A Sense of Urgency
When I was 16, I began my official days as a wage earner at Mazzio’s Pizza on the north side of Norman. At the very minimum wage of $3.35/hour, my goal was to make enough money in one shift to pay for the gas it took my 1974 LTD to drive there and back from the south side of Norman. Sure, gas was something like 79 cents a gallon, but this was one of the great American land yachts. By my admittedly sketchy math, it wasn’t worth my time to work fewer than four hours at a time.
Once I was at work, I’m not sure I was even worth what they were paying me. I remember my very first night there. I was washing dishes with one of those hoses that hangs down over an industrial size sink, just casually rinsing a rack of plates that was ready to go into the big, bad commercial dishwasher. The assistant manager walked up behind me and asked, “Rick, do you know what the phrase, ‘sense of urgency’ means?”
I said something along the lines of, “I think so.” She said, “Good, because if you want to have a second night here,” you’ll show me. Well, I did want a second night. I was 16. I had a gas guzzling car. Most importantly, Mazzio’s had a promotion featuring cool, colorful sunglasses that the rest of my high school surely would mistake for Ray Bans™. I spent the rest of that night washing dishes, busing tables, and mopping floors like a mad man. I had entered numbers and words onto a W-4 for the first time and I was not to be denied.
That was 1986, and to this day, the phrase “sense of urgency” makes me think of my first night of a seven year run in food service. It’s also the phrase that has come to mind frequently during the past week as I have watched Joy Hofmeister work to right a wrong.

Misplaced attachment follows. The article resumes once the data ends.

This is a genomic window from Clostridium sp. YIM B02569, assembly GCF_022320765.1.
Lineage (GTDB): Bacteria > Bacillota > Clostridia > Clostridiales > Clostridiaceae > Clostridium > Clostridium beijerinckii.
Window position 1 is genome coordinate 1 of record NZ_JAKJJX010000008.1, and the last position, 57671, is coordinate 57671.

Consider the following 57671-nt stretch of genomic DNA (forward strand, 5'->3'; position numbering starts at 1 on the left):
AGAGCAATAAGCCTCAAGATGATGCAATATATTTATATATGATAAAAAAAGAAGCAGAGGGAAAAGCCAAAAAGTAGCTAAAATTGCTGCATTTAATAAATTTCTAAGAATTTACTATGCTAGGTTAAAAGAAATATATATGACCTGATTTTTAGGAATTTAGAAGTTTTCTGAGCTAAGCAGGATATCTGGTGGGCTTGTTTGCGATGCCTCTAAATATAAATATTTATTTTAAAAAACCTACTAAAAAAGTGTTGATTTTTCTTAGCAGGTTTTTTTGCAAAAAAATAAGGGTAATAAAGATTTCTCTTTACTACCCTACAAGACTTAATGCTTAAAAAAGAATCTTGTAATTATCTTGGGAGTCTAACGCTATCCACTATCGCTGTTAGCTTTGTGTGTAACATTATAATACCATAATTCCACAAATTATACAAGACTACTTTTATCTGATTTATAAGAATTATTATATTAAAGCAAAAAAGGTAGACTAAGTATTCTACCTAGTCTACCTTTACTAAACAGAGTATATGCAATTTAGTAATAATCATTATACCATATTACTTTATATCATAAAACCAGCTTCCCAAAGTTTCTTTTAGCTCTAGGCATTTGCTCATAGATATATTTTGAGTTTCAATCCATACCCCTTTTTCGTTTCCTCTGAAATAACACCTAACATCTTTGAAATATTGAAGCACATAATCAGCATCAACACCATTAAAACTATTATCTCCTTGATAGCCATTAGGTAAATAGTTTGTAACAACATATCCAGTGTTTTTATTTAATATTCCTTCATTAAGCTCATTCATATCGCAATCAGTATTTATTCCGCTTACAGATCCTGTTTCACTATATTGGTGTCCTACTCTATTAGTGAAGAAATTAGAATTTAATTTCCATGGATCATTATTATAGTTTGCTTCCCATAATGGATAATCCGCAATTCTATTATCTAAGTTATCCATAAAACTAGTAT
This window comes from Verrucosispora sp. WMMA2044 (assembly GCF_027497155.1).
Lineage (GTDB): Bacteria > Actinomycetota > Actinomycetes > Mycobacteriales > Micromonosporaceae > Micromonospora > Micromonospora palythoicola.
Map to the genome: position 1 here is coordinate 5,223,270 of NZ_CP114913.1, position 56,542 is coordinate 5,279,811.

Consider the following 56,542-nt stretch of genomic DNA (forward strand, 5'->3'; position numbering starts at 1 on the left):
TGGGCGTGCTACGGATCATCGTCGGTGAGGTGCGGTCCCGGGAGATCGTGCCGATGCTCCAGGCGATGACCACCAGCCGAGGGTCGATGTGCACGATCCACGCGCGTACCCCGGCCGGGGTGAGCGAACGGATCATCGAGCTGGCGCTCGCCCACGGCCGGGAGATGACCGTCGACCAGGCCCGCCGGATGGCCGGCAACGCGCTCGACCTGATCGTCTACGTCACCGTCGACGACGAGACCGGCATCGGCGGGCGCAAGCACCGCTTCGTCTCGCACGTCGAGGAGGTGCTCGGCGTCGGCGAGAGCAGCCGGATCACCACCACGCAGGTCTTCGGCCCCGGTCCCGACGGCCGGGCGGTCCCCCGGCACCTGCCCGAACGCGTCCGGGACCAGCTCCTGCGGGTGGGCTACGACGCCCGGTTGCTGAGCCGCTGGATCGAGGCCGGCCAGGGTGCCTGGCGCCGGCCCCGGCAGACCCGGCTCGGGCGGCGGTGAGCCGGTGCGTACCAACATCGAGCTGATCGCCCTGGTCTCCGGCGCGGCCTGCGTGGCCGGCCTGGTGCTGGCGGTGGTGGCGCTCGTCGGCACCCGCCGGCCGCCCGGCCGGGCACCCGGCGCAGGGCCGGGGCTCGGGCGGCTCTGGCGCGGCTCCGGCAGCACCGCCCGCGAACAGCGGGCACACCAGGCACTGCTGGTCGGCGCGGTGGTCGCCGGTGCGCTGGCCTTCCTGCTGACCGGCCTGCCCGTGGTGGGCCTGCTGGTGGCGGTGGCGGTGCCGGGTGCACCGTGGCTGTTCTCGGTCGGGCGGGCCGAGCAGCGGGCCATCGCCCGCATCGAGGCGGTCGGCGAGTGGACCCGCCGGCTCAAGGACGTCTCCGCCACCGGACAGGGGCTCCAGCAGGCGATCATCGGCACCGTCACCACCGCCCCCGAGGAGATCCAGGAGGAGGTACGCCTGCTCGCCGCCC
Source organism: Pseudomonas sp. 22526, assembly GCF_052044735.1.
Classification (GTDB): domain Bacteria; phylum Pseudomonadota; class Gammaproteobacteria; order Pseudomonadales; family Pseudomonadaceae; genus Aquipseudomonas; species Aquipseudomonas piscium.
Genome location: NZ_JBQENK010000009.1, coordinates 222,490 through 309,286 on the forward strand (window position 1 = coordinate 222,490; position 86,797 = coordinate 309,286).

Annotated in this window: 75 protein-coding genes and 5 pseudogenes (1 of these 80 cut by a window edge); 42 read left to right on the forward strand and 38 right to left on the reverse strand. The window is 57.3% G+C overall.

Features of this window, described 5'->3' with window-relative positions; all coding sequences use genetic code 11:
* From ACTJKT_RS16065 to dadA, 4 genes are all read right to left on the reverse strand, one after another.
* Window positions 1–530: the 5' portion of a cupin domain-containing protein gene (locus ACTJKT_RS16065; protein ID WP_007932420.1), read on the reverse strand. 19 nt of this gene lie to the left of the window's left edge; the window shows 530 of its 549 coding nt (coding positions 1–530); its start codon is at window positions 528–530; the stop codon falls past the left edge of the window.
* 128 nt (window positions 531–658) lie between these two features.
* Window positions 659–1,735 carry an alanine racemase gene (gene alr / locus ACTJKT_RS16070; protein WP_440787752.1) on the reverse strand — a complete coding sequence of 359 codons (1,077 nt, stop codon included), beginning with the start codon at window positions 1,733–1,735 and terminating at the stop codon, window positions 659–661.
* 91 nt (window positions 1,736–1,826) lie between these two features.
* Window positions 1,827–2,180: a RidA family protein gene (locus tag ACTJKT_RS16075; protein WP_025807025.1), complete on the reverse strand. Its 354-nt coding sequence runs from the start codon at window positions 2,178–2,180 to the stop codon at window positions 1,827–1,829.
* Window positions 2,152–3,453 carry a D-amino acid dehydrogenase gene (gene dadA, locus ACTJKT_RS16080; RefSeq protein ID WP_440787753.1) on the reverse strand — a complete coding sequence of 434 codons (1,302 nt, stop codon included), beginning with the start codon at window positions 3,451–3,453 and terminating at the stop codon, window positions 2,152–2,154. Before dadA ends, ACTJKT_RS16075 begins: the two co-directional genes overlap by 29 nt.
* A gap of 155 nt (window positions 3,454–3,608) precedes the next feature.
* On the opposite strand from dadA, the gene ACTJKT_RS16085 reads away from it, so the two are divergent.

In case you missed it, last Monday night, social media was buzzing with the information that most students taking online state tests were receiving instant scores and performance levels upon submitting their last answer. While I’ve always wondered why getting scores back to the schools takes so long after testing, I wasn’t exactly looking for an instant answer either.
After attending a work event, Joy noted on Twitter that she wasn’t ok with this practice either.
What I found out several days later was that she called testing staff into the office that night and immediately tasked the testing company, Measured Progress, with fixing it.
That’s a sense of urgency.
What I also didn’t know at that time was that this new feature of online testing was a surprise left for all of us by the previous administration. In fact, it’s right in the 2013 Request for Proposals (RFP) for the testing contract.
Oklahoma’s online testing program stems from the need for students and educators to receive the results of testing quickly as required by law. The online system must provide to students immediate raw score results (and performance levels for pre-equated tests) and complete student results within two weeks for schools and districts. The supplier should provide a detailed description of the system that addresses each of the topics below. In addition, the SDE prefers an online management system that enrolls and tracks paper and online testers within the same program (p. 20).
How did we miss that at the time? I guess we were all busy looking up the new testing vendor to realize that the state was asking for new features. Measured Progress actually had to write new code to make this feature possible. I don’t know if it was a large or small undertaking, but they did it, meeting the terms of the contract. When asked by Joy to undo this as soon as possible, they did – in under a week.
I won’t get into the horror stories of students seeing the word Unsatisfactory on the screen and bursting into tears. I will say that fixing this problem is a good cap to a solid first 100 days by the new state superintendent. She ended double testing in junior high math. She eliminated the writing field test. She announced the mode of writing for February’s fifth and eighth grade tests. She’s lobbied the legislature for testing relief and money for teacher pay. She actually showed up at the education rally, and other than a slam poet from Mustang, she stole the show.
If the first 100 days of her administration have been marked by urgency, I hope the next 1000 will be marked by persistence. There are many more battles to fight. Many are much larger. All involve the same goal – doing right by the students of this state.